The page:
We really loved our last house but sold it so we’d have room for our family to grow. Specifically, we wanted to have more bedrooms so we could continue to provide a home for children in foster care. At our previous home, I designed a room that could suit one or two kids ages birth to five years old, male or female. It was a big challenge, especially with a small room. This room is targeted toward 2-12 year olds in my mind, though we’re keeping an open mind about ages at this point. It felt much easier this time around, I suppose because we already had the super versatile IKEA KURA bed (which can be flipped over to be a low loft bunk bed) and I’m not set on putting a crib and dresser in here…yet. (We do need to add a dresser ASAP, we found out last week.) Other than the bed and bedding, the woodland creatures curtain was the only other element we started with from the previous house.
I chose the green wall color based on the curtain. Also, green is supposed to be soothing and it’s one of my favorites. I read somewhere that mirrors are good for self esteem for kids. Ali loves looking in the full length mirror in her room so I put one in this room, too. It was less than $10 at Target. See that house reflected in the mirror?
I found this when we were unpacking. I colored this picture in art class in first or second grade. I pray that our next kids will feel at home in this room and at our home. I added some cuddle buddies to the bed.
I started adding bits and pieces to this room without any kind of theme in mind; just using what we had available. A friend gave us the headphones pillow as a housewarming gift. We had the other 2 pillows already. The rockstar flashcards are the only 4 letters I completed when I started designing the series 4 years ago. Maybe I’ll finish it one day…
This old acoustic guitar that was a gift from my parents for my 16th birthday narrowly escaped the trash during the move. (Jason’s guitars are a million times nicer so he doesn’t see this as fit to play. However, I think some tween or teen might love it!) We also have a collection of random, discount pile Hatch Show Print posters that I thought could help fill the walls here.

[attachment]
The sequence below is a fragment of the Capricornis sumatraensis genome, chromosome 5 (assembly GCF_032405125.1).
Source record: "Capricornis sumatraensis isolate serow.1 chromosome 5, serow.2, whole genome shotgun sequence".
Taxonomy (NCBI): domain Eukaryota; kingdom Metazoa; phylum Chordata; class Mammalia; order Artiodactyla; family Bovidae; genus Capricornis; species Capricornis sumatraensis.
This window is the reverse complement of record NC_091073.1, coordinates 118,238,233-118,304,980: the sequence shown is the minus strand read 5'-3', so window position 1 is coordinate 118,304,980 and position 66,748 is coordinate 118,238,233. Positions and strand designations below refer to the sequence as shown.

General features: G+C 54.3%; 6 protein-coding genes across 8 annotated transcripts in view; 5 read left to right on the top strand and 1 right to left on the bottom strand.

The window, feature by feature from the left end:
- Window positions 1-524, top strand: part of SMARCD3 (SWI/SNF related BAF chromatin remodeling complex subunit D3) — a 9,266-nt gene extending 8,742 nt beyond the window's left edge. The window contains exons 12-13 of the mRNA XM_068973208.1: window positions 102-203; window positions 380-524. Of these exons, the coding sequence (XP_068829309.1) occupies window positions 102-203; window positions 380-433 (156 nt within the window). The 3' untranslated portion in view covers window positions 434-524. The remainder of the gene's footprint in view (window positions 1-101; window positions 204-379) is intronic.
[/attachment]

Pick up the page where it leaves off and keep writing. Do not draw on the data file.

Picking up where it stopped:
There are a few vintage ReAbide items living in here. This Florence side table works for now as a night stand.
And this Mack arm chair (below). Before we moved in, I ordered a Nashville road map. I thought it might work as a big poster for this room. It’s colorful and free (as an AAA member) and I thought it might be neat for kids to see where our house is in comparison to where they used to live. The rug is from a local IKEA reseller. I think it’s the only thing besides the full length mirror that we purchased for this room.
I have a pack and play set up in here. I’m hoping it’ll be enough to convince our case worker that we’re equipped to take a child younger than two. Ali still sleeps in her crib and I don’t have much desire to buy and set up a second crib. If we accept a placement of a younger child, we might consider getting another one at that point…or maybe moving her to a big kid bed.
The book ledges also came from the previous house. These books (with the exception of Pop Warhol’s Top…which I don’t recommend) these books were are all specifically chosen to be in this room.
So a really cool thing happened. This room developed a theme without me even realizing it! I suppose it started with the Nashville map, and then the Hatch Show Print posters, and then the guitar. The headphones pillow and the rockstar flashcards followed suit. The theme that developed—which happens to be something that every child who stays in this room, regardless of age or gender will have in common—is Nashville! Music City. Even the woodland curtains and botanical bedding and rug work. We live very close to a huge park so we see squirrels, owls , leaves and lots of trees in our neighborhood.